Boeing to test DARPA’s upcoming ‘Glide Breaker’ hypersonic interceptor

Boeing to test DARPA’s upcoming ‘Glide Breaker’ hypersonic interceptor
a small missile streaks through the sky above the clouds



Artist’s illustration of Glide Breakers (left) intercepting oncoming hypersonic glide bodies (right).
(Image credit: DARPA)

The Pentagon’s Defense Advanced Research Projects Agency (DARPA) has chosen Boeing to develop a prototype and conduct flight testing of its upcoming Glide Breaker hypersonic interceptor.

An interceptor is a weapon designed to destroy other missiles mid-flight before they reach their targets. Glide Breaker is a planned huge leap forward in missile interceptors, as it’s designed to target the highly maneuverable class of weapons known as hypersonic glide vehicles, which are able to execute abrupt “zig-zag” maneuvers as they glide unpowered through Earth’s atmosphere at speeds of Mach 5 and higher. (Mach 1 is the speed of sound — about 767 mph, or 1,234 kph, at sea level.) This combination of speed and maneuverability makes such weapons much harder to defend against than traditional missiles. 

“Hypersonic vehicles are among the most dangerous and rapidly evolving threats facing national security,” Gil Griffin, executive director of Boeing Phantom Works Advanced Weapons, said in a Boeing statement announcing the four-year agreement with DARPA, which involves wind tunnel testing, simulations and flight testing of a Glide Breaker prototype. “We’re focusing on the technological understanding needed to further develop our nation’s counter-hypersonic capabilities and defend from future threats.”

Related: DARPA’s hypersonic ‘Glide Breaker’ could blast missile threats out of the sky

Boeing’s contract with DARPA will fund simulations that will evaluate Glide Breaker designs using wind tunnel studies and what is known as computational fluid dynamics, computerized models of how a fluid  —  in this case air  —  interacts with an object such as a missile interceptor.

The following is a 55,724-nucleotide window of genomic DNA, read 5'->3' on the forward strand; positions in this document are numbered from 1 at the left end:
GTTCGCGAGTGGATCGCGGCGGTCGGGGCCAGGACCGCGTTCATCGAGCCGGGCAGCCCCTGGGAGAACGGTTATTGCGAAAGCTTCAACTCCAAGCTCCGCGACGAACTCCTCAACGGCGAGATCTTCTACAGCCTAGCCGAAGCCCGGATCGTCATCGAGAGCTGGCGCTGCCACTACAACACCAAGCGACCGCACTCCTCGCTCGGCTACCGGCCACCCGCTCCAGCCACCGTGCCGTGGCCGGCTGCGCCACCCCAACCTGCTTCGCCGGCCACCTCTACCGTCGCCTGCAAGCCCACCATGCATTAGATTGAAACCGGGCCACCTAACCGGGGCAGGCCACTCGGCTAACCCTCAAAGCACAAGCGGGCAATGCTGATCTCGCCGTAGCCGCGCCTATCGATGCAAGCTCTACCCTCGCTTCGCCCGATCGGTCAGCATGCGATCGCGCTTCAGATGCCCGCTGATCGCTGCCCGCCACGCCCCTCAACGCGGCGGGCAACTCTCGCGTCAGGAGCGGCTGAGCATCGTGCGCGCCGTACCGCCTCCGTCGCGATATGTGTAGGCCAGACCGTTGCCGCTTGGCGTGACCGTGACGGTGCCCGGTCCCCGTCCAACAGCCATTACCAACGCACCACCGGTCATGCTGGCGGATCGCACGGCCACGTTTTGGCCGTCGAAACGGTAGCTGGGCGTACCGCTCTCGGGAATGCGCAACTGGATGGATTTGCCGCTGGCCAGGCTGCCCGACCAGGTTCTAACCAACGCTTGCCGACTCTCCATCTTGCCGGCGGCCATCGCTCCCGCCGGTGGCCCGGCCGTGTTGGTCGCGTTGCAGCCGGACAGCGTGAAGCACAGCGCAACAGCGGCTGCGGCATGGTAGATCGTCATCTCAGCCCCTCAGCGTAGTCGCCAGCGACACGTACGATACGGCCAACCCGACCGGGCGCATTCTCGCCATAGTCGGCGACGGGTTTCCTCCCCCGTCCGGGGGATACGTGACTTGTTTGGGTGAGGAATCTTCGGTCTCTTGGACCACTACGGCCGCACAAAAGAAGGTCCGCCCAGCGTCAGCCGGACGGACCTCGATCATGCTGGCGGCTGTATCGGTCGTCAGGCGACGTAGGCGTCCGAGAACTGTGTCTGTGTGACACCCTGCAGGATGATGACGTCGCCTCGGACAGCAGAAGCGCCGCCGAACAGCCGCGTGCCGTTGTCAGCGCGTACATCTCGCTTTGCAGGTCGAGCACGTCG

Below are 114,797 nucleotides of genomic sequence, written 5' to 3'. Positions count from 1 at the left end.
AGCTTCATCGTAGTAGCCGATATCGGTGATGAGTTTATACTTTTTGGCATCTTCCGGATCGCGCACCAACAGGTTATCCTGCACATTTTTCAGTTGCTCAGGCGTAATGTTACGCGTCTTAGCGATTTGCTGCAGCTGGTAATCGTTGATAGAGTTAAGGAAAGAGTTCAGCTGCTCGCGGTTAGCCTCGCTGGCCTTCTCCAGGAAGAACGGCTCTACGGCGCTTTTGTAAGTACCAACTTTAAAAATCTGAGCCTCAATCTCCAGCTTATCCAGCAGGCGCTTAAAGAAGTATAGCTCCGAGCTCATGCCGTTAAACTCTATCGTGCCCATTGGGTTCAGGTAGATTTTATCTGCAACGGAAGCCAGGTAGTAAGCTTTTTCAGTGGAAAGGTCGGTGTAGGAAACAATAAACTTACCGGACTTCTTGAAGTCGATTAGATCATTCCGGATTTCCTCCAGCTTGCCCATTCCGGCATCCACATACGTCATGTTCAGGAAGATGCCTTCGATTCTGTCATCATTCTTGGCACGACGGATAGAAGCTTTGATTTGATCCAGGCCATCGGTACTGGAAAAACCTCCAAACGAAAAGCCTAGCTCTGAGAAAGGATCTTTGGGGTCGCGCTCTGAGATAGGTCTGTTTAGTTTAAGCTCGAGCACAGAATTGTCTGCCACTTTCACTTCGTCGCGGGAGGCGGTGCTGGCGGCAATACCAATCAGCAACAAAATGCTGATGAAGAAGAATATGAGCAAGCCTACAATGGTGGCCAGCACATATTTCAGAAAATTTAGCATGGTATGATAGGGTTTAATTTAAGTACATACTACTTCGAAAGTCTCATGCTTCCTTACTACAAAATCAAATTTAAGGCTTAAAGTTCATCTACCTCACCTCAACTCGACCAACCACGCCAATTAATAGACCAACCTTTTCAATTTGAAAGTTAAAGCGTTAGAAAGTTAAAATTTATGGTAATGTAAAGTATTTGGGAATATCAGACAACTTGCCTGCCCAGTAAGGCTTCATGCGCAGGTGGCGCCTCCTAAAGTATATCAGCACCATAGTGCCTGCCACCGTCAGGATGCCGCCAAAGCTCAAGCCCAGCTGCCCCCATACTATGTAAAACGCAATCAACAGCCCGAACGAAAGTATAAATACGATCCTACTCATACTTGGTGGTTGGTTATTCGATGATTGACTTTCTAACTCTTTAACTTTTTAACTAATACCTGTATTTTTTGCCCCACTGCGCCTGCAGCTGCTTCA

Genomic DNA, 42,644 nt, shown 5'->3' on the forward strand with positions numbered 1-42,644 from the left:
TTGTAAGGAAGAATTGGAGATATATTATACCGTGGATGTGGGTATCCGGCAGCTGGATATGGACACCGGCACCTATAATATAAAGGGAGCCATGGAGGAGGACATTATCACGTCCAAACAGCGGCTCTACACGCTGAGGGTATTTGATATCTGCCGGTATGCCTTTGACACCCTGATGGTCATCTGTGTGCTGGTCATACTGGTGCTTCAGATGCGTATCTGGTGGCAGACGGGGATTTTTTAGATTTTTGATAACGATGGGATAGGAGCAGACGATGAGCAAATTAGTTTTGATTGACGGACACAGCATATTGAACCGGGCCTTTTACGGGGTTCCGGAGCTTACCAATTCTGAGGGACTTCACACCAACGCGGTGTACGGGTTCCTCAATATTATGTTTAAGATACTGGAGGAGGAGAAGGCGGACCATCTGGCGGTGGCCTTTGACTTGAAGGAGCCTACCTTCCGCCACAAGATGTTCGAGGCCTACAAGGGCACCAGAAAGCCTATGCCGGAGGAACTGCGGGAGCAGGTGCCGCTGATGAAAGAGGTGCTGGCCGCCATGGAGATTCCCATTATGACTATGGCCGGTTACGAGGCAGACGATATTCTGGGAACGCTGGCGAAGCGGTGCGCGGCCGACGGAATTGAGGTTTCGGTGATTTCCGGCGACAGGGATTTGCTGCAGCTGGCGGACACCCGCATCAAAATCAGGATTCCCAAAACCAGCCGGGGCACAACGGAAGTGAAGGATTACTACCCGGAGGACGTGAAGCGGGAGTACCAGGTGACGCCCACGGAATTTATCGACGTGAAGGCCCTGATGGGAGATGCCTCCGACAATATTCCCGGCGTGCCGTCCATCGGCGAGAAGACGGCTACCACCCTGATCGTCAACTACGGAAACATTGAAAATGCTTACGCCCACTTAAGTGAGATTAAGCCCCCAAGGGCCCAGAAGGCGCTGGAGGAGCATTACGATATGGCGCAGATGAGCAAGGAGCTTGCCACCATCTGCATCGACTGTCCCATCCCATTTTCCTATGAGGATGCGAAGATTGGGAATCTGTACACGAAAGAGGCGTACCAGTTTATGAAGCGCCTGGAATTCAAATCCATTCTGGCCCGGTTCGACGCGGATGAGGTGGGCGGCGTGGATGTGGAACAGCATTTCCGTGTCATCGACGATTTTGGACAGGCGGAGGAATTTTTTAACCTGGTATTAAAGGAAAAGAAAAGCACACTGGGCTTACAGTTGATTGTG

In addition, Boeing will conduct testing to evaluate how Glide Breaker’s jet thrusters affect its overall aerodynamic performance as they fire to help the vehicle maneuver into position to intercept and defeat hypersonic weapons in flight.

Because Glide Breaker is designed to intercept rapidly emerging technologies unlike the weapons systems of the past, Boeing will have to use simulations that model the interactions that take place between the air and the interceptor at extreme speeds and altitudes. 

“We’re operating on the cutting edge of what’s possible in terms of intercepting an extremely fast object in an incredibly dynamic environment,” Griffin said in the statement.

an illustration showing a cone-shaped vehicle making abrupt zig-zag maneuvers

A U.S. Government Accountability Office illustration showing the different flight profiles of ballistic missiles, hypersonic cruise missiles, and hypersonic glide vehicles.  (Image credit: Government Accountability Office)

A Pentagon contract announcement dated Sept. 8 states that Boeing’s Glide Breaker development agreement with DARPA is worth $70,554,525. While a few notional images have been published by DARPA, little is known about what the final design or overall capabilities of Glide Breaker will be. DARPA’s official page for the program is scant on any details. 

Boeing states this Phase 2 contract will “provide the foundation for future operational glide-phase interceptors” capable of defeating the ever-evolving threat of hypersonic glide vehicles. 

In 2020, aerospace contractor Aerojet Rocketdyne received an initial Phase 1 contract worth nearly $20 million to develop “enabling technologies” for Glide Breaker. Phase 2 contract solicitations, for which Boeing was just awarded this agreement, opened in 2022.

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Brett is curious about emerging technologies, alternative launch concepts, anti-satellite technologies and uncrewed aircraft systems. Brett’s work has appeared on Scientific American, The War Zone, Popular Science, the History Channel, Science Discovery and more. Brett has English degrees from Clemson University and the University of North Carolina at Charlotte. In his free time, Brett enjoys skywatching throughout the dark skies of the Appalachian mountains.

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